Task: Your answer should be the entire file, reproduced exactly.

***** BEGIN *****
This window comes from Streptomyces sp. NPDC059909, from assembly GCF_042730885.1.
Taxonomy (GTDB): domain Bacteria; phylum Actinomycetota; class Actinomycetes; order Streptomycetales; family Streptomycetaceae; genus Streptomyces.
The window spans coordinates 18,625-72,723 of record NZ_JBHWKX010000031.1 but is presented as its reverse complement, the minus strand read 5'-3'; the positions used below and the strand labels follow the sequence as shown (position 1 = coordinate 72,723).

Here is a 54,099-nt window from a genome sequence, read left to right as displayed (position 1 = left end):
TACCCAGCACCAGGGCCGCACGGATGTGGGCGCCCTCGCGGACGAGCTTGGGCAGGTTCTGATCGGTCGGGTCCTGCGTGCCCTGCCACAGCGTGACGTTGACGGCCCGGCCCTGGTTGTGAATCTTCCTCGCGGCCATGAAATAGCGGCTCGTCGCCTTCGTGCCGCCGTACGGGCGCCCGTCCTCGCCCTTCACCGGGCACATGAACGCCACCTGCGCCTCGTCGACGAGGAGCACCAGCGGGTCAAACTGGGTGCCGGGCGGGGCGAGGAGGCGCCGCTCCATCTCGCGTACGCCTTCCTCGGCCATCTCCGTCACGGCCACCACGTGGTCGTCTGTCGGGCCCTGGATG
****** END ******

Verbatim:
This window comes from Streptomyces sp. NPDC059909, from assembly GCF_042730885.1.
Taxonomy (GTDB): domain Bacteria; phylum Actinomycetota; class Actinomycetes; order Streptomycetales; family Streptomycetaceae; genus Streptomyces.
The window spans coordinates 18,625-72,723 of record NZ_JBHWKX010000031.1 but is presented as its reverse complement, the minus strand read 5'-3'; the positions used below and the strand labels follow the sequence as shown (position 1 = coordinate 72,723).

Here is a 54,099-nt window from a genome sequence, read left to right as displayed (position 1 = left end):
TACCCAGCACCAGGGCCGCACGGATGTGGGCGCCCTCGCGGACGAGCTTGGGCAGGTTCTGATCGGTCGGGTCCTGCGTGCCCTGCCACAGCGTGACGTTGACGGCCCGGCCCTGGTTGTGAATCTTCCTCGCGGCCATGAAATAGCGGCTCGTCGCCTTCGTGCCGCCGTACGGGCGCCCGTCCTCGCCCTTCACCGGGCACATGAACGCCACCTGCGCCTCGTCGACGAGGAGCACCAGCGGGTCAAACTGGGTGCCGGGCGGGGCGAGGAGGCGCCGCTCCATCTCGCGTACGCCTTCCTCGGCCATCTCCGTCACGGCCACCACGTGGTCGTCTGTCGGGCCCTGGATG